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Record activities and changes made through the OpenFaaS REST API.


  • Maintain access records for compliance and security.
  • Monitor activity on the OpenFaaS REST API.

When auditing is enabled, OpenFaaS dispatches events containing detailed information about each request made to the OpenFaaS REST API to a designated webhook endpoint. After each request to the API

Events are batched within each HTTP call to your webhook endpoint, and will also contain a HMAC header that can be used to verify the origin of the event.

OpenFaaS Enterprise feature

This feature is included for OpenFaaS Enterprise customers. Identity and Access Management needs to be enabled for this feature.


To start receiving auditing events you need to enable auditing and configure a webhook endpoint OpenFaaS can deliver events to. This can be done by editing the values.yaml file of the OpenFaaS chart.

You will need to create an endpointSecret which will be shared with the HTTP receiver, and used to sign the webhook payload.

# openssl is preferred to generate a random secret:
openssl rand -base64 32 > ./event-webhook-secret.txt

kubectl create secret generic \
    -n openfaas \
    webhook-secret \
    --from-file webhook-secret=./event-webhook-secret.txt

Next, update your copy of the values.yaml file for the main OpenFaaS chart:

  endpoint: ""
  endpointSecret: webhook-secret

    enabled: true
    httpVerbs: "PUT,POST,DELETE"
  • The eventSubscription section is also used to configure metering.
  • Set the endpoint to your HTTP endpoint that will receive the events, including any Path you want to include.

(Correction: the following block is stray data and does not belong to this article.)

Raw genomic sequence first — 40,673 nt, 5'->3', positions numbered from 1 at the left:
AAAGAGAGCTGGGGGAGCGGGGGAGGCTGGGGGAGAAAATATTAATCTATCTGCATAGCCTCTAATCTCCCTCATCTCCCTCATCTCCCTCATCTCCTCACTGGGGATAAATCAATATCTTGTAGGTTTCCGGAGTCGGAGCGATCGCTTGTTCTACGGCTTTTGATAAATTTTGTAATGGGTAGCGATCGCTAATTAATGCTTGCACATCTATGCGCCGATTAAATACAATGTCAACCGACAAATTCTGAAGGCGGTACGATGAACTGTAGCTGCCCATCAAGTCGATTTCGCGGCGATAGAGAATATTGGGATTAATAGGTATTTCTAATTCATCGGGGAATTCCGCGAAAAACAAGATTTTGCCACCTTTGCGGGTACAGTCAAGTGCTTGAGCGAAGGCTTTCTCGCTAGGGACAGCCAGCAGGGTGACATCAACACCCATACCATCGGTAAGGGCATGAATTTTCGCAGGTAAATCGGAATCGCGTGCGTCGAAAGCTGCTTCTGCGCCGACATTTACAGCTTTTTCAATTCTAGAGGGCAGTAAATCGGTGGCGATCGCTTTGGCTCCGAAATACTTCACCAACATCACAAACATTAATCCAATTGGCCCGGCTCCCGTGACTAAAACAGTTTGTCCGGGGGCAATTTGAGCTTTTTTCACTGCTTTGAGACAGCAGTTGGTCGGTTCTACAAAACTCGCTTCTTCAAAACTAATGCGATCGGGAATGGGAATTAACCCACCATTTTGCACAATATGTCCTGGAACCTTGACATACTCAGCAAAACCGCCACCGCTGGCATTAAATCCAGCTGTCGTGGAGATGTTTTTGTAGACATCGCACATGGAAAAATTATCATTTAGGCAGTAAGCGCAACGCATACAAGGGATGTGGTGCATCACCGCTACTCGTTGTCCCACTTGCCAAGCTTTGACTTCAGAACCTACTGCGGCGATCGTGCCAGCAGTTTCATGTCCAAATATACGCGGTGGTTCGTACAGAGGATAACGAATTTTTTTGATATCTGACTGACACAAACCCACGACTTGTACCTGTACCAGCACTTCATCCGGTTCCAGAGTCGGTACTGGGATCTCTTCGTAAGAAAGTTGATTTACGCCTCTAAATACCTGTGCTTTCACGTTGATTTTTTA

• The endpointSecret is used to sign the webhook payload with a symmetric secret using HMAC and a 256-bit digest.
  • The httpVerbs parameter can be used to configure a list of HTTP methods to audit. By default we do not audit GET requests to reduce the amount of auditing events sent to your webhook.

Example auditing webhook delivery

Each webhook delivery will contain a set of headers to identify events and validate the payload. See: Webhook delivery headers.

A webhook delivery can be validated using a shared HMAC secret and the payload signature included in the X-Openfaas-Signature-256 header for each request. See: How to validate the webhook is genuine.


> X-Openfaas-Event: api_access
> X-Openfaas-Signature-256: sha256=d57c68ca6f92289e6987922ff26938930f6e66a2d161ef06abdf1859230aa23c
> X-Openfaas-Delivery: fe0f677c-c431-498e-8ace-9ba857434334
> Content-Type: application/json

> [
>   {
>     "actor": {
>       "sub": "fed:system:serviceaccount:openfaas:cron-connector",
>       "issuer": "",
>       "fed_issuer": "https://kubernetes.default.svc.cluster.local"
>     },
>     "path": "/system/namespaces",
>     "method": "GET",
>     "actions": [
>         "Namespace:List"
>     ],
>     "response_code": 200,
>     "time": "2023-12-04T17:09:28.710118072Z"
>   }
> ]

The request body contains a list of api access events.

  • actor - the user that triggered the event. This field will be empty if the request is unauthenticated.
    • sub - OIDC subject, a unique identifier for the user
    • name - the full name of the subject (when available in the OIDC claims)
    • issuer - the OpenFaaS issuer that issued the access token
    • fed_issuer - the federated issuer that issued to initial access token
  • path - the API path
  • method - the request method
  • actions - the applied action e.g. Namespace:List, Function:List, etc. (See: IAM Permissions)
  • response_code - the response code returned by the request
  • time - the time the API request started